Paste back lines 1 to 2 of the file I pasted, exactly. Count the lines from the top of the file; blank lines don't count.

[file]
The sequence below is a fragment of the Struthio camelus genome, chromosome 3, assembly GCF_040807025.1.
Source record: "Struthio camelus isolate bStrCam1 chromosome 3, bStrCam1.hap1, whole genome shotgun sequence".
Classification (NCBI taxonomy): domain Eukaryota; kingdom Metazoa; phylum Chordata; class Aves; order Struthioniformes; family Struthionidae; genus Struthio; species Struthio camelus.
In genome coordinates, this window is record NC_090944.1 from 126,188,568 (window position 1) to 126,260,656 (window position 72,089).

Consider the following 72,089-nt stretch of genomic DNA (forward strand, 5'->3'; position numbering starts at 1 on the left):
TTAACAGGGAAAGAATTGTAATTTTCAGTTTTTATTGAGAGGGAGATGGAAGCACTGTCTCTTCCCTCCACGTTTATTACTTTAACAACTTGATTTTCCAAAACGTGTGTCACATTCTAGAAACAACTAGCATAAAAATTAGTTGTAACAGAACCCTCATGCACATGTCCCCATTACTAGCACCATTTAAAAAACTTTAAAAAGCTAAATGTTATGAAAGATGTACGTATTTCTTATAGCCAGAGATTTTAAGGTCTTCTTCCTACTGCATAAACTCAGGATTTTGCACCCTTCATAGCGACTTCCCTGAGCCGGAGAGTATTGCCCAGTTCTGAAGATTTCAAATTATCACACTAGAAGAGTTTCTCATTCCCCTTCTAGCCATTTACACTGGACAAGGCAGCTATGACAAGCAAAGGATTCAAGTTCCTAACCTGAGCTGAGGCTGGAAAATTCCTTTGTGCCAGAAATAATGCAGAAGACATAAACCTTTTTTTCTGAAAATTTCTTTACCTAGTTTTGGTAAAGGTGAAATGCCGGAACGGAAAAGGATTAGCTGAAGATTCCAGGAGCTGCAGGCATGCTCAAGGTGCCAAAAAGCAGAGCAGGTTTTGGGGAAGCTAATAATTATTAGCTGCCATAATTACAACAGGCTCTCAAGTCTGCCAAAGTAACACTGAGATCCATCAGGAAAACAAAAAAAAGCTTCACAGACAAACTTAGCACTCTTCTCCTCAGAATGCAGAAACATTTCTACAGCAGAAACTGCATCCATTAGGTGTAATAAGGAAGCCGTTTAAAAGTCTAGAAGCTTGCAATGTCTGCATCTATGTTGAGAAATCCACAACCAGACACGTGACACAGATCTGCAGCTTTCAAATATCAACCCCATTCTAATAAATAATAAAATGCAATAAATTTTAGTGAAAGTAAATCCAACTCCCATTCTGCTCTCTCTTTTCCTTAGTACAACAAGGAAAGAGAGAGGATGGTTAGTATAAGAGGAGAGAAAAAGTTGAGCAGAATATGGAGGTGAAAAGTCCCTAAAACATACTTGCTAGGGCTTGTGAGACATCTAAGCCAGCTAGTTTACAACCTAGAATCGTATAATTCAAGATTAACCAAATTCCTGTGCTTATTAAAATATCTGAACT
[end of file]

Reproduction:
The sequence below is a fragment of the Struthio camelus genome, chromosome 3, assembly GCF_040807025.1.
Source record: "Struthio camelus isolate bStrCam1 chromosome 3, bStrCam1.hap1, whole genome shotgun sequence".